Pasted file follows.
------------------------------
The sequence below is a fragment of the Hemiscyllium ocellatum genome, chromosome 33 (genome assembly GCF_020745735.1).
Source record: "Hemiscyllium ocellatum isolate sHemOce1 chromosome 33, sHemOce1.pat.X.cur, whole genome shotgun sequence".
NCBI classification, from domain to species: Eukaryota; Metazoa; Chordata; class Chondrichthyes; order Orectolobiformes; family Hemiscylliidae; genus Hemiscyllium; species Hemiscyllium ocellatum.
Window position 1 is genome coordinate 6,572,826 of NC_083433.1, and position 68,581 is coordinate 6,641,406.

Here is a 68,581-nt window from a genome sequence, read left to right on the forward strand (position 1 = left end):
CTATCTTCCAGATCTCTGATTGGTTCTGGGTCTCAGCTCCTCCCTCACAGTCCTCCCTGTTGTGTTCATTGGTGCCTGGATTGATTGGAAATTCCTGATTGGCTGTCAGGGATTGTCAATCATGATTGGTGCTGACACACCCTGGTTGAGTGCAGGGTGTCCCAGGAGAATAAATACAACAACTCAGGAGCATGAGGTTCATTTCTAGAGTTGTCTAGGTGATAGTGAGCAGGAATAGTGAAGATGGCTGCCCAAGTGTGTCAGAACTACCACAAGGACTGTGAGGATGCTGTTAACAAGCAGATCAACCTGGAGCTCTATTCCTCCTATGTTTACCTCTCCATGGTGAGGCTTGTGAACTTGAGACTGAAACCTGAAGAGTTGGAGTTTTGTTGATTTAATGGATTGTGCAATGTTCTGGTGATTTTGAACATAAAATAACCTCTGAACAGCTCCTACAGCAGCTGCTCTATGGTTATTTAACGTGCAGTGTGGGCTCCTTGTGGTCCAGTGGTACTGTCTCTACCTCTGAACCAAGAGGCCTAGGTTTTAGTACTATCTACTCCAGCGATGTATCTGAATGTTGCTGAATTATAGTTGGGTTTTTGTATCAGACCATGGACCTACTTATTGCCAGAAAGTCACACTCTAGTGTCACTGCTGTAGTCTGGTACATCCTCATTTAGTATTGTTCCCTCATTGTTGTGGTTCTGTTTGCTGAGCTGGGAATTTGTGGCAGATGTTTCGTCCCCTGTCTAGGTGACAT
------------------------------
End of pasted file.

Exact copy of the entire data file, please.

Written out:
The sequence below is a fragment of the Hemiscyllium ocellatum genome, chromosome 33 (genome assembly GCF_020745735.1).
Source record: "Hemiscyllium ocellatum isolate sHemOce1 chromosome 33, sHemOce1.pat.X.cur, whole genome shotgun sequence".
NCBI classification, from domain to species: Eukaryota; Metazoa; Chordata; class Chondrichthyes; order Orectolobiformes; family Hemiscylliidae; genus Hemiscyllium; species Hemiscyllium ocellatum.
Window position 1 is genome coordinate 6,572,826 of NC_083433.1, and position 68,581 is coordinate 6,641,406.

Here is a 68,581-nt window from a genome sequence, read left to right on the forward strand (position 1 = left end):
CTATCTTCCAGATCTCTGATTGGTTCTGGGTCTCAGCTCCTCCCTCACAGTCCTCCCTGTTGTGTTCATTGGTGCCTGGATTGATTGGAAATTCCTGATTGGCTGTCAGGGATTGTCAATCATGATTGGTGCTGACACACCCTGGTTGAGTGCAGGGTGTCCCAGGAGAATAAATACAACAACTCAGGAGCATGAGGTTCATTTCTAGAGTTGTCTAGGTGATAGTGAGCAGGAATAGTGAAGATGGCTGCCCAAGTGTGTCAGAACTACCACAAGGACTGTGAGGATGCTGTTAACAAGCAGATCAACCTGGAGCTCTATTCCTCCTATGTTTACCTCTCCATGGTGAGGCTTGTGAACTTGAGACTGAAACCTGAAGAGTTGGAGTTTTGTTGATTTAATGGATTGTGCAATGTTCTGGTGATTTTGAACATAAAATAACCTCTGAACAGCTCCTACAGCAGCTGCTCTATGGTTATTTAACGTGCAGTGTGGGCTCCTTGTGGTCCAGTGGTACTGTCTCTACCTCTGAACCAAGAGGCCTAGGTTTTAGTACTATCTACTCCAGCGATGTATCTGAATGTTGCTGAATTATAGTTGGGTTTTTGTATCAGACCATGGACCTACTTATTGCCAGAAAGTCACACTCTAGTGTCACTGCTGTAGTCTGGTACATCCTCATTTAGTATTGTTCCCTCATTGTTGTGGTTCTGTTTGCTGAGCTGGGAATTTGTGGCAGATGTTTCGTCCCCTGTCTAGGTGACAT